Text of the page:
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Kudos to Kansas for pulling quite the sleight of hand. Instead of another story about its slashed and burned debacle of a state government, the state's new PR strategy is to distract onlookers with a law prosecuting teachers who present materials about S-E-[redacted].


new bill would eliminate protections for teachers and allow for criminal prosecution of those who present materials “harmful to minors.”  Stop giving out vodka and cigs, stupid teachers. Those things are bad for children. Also harmful to children, according to some Kansas Republicans, pretty much anything related to sex education.

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Leading the charge is the world's worst dinner party guest, state Sen. Mary Pilcher-Cook. Last year, Pilcher-Cook sponsored a bill that requires schools to get parents' consent if they want their children to learn how storks actually carry parasites and diseases and how babies are typically created through genital contact.

This all stems from a single 2014 incident when a poster titled “How do people express their sexual feelings?” was affixed to the back of a science classroom door at a Shawnee Mission Junior High. The poster, which (sadly) contained no sexy illustrations, listed various ways to express sexual feelings such as  cuddling, and outlandish behaviors such as oral and anal intercourse that teens definitely don't partake in, except when they do.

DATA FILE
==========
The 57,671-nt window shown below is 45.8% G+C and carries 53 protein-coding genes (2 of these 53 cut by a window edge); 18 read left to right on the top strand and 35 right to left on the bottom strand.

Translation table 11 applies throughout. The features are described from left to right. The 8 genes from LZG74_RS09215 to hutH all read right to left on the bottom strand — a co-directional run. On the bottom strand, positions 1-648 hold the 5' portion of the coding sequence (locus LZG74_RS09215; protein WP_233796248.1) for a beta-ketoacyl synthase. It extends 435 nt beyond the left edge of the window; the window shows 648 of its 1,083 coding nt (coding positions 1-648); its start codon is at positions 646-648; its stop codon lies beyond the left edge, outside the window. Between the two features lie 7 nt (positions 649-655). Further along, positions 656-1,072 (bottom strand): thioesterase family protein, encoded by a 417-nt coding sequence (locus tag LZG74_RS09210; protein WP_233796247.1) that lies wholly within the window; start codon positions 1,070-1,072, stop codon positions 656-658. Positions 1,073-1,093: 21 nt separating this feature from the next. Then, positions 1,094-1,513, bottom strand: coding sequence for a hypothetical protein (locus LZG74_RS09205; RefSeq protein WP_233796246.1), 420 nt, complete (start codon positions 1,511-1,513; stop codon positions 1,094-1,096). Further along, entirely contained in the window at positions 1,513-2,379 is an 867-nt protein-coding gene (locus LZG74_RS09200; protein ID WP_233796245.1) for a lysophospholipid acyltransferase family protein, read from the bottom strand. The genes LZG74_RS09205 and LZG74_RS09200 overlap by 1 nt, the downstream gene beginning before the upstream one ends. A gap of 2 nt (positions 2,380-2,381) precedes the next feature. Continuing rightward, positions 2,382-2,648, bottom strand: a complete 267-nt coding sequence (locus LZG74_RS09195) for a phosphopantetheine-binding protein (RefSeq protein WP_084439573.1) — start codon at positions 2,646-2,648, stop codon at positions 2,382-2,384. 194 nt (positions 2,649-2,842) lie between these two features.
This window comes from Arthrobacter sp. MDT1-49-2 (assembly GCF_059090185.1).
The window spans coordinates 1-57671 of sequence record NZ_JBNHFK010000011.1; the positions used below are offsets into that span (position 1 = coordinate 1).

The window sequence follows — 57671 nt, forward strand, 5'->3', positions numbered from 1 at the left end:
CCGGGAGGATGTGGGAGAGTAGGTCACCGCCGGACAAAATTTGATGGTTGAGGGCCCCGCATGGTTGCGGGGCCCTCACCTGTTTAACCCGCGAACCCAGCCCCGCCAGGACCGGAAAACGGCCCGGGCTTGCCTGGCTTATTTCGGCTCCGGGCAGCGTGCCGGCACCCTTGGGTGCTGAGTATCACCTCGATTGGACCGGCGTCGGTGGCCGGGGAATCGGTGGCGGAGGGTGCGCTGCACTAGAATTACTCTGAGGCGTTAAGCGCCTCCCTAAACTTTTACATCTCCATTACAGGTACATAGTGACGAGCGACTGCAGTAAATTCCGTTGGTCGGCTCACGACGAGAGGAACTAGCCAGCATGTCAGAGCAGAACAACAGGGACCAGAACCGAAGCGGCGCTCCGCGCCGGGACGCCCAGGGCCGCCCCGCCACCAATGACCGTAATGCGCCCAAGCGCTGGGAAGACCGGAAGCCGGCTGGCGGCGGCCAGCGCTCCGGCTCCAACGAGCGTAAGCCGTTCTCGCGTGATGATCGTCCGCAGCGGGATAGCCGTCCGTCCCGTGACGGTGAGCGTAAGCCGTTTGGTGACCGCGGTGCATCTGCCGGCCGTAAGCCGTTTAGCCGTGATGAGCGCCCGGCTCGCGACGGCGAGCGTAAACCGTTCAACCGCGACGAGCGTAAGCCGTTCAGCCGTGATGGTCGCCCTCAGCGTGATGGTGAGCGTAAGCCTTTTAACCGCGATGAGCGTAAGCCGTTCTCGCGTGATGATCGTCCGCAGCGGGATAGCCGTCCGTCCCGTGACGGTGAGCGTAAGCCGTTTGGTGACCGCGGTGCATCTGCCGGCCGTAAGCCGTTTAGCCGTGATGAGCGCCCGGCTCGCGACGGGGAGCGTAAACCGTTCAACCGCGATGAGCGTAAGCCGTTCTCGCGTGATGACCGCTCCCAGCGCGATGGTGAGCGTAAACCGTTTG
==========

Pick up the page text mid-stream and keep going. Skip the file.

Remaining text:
“Pornography and obscene materials are becoming more and more prevalent in our society,” Pilcher-Cook said. “It’s all too common to hear of cases where children are not being protected from the harm it inflicts.”

Yeah sure, porn and sex ed are the same thing, why not? A black and white flier that is the worst Penthouse Forum submission ever was put up in a classroom, and now all the kids are oral-ing and anal-ing and Pilcher-Cooking each other.

To be "harmful," the bill does require that "a reasonable person would find that the material or performance lacks serious literary, scientific, educational, artistic or political value." Of course the reasonable person standard is to be applied by a state that elected Sam Brownback to statewide office six times. Teachers might want to issue a disclaimer before uttering the word "fallopian," or handing out basically any piece of classic literature.

What a great time to be a Kansas school teacher. The same people who want to cut another $127 million from education now conceivably want you to be charged with a Class B Misdemeanor for doing your job. Now some poor teacher is going to be in cuffs trying to explain to the cops that she doesn’t even like The Canterbury Tales.

[Salina Post]

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